Optometrist and clinical multimedia editor for OT , Ceri Smith-Jaynes sorts the fact from the fiction when it comes to OCT

Person having a sight test

Myth 1: Now we can scan the optic nerve with optical coherence tomography (OCT), we don’t need visual field tests anymore

Not quite. OCT can be used to scan the optic nerve and tell if the layer of nerve fibres is thinner than average. If it is thinner, it may be because there is damage to the layer of nerves. However, it could be that this patient just isn’t Mr. Average. You’d need a previous scan to compare with to make that call, which is why it is useful for patients to have OCT at every eye examination to spot any changes. If there’s damage to the nerve layer, it may be because of glaucoma. While the OCT can reveal the structural damage, it doesn’t tell you how that is affecting the patient’s vision. That’s where the visual field test comes in. The visual field test tells you whether the optic nerve is functioning, and how the vision may be affected if it is damaged.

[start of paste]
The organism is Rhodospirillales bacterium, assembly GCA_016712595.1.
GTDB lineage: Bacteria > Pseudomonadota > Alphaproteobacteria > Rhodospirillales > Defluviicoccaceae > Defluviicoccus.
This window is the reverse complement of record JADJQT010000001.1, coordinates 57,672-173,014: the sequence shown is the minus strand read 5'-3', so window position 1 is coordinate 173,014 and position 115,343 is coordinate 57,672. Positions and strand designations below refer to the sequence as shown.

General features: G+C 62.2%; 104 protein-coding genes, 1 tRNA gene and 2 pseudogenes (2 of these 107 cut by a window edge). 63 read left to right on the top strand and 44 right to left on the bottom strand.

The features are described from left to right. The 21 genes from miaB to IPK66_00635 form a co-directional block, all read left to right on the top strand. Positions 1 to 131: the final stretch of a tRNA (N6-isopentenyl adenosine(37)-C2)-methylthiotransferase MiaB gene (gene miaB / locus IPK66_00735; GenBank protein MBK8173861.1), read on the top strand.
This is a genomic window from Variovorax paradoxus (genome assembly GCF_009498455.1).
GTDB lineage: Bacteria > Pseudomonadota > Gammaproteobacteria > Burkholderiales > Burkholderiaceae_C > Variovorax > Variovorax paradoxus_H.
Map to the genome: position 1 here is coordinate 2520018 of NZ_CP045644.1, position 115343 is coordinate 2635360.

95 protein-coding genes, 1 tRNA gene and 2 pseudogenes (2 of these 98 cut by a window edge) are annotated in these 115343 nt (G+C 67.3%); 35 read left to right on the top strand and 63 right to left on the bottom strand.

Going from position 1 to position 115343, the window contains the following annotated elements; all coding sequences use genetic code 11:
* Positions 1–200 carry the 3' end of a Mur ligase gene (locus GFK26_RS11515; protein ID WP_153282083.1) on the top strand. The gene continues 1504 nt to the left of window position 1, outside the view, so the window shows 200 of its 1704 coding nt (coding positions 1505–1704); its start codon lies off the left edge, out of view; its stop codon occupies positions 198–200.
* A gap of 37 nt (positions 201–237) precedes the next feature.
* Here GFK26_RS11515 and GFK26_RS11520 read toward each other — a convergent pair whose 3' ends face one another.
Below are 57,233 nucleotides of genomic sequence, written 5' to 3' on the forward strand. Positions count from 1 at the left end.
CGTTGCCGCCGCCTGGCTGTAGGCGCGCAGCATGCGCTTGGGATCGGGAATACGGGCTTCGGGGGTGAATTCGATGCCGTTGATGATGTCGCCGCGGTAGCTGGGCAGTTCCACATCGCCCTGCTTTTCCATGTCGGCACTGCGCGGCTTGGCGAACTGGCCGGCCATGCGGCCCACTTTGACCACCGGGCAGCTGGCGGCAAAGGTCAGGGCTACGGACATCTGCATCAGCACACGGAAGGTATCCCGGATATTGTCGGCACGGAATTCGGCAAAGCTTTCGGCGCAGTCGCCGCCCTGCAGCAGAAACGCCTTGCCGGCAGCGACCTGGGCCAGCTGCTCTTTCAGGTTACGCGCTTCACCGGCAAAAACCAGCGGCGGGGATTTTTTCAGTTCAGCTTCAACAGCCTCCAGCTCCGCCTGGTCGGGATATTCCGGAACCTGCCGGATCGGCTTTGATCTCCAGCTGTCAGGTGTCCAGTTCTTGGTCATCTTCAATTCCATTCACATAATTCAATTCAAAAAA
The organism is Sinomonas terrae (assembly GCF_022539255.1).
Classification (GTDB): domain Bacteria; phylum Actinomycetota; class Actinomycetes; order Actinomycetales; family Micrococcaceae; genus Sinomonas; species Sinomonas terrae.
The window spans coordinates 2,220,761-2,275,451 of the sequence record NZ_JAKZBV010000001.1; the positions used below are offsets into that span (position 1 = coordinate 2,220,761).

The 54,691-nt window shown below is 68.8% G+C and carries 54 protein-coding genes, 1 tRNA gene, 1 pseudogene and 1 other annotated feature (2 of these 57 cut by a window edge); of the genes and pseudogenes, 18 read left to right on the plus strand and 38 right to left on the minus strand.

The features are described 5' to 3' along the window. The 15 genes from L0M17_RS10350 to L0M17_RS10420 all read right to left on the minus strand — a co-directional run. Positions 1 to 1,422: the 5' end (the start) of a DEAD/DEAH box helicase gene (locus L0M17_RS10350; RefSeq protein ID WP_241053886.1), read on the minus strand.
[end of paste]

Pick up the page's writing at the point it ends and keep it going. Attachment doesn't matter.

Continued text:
Myth 2: OCT uses a laser, so you shouldn’t have it done too often

No. Although this is a laser beam, it is non-destructive and safe to use many times over. OCT uses light from the part of the spectrum near to infra-red. It can be used safely on children too.

Myth 3: OCT can diagnose macular degeneration and glaucoma

Sort of. OCT is very useful for detecting these conditions, but the clinician will use a combination of tests and the symptoms the patient describes to make a diagnosis.  


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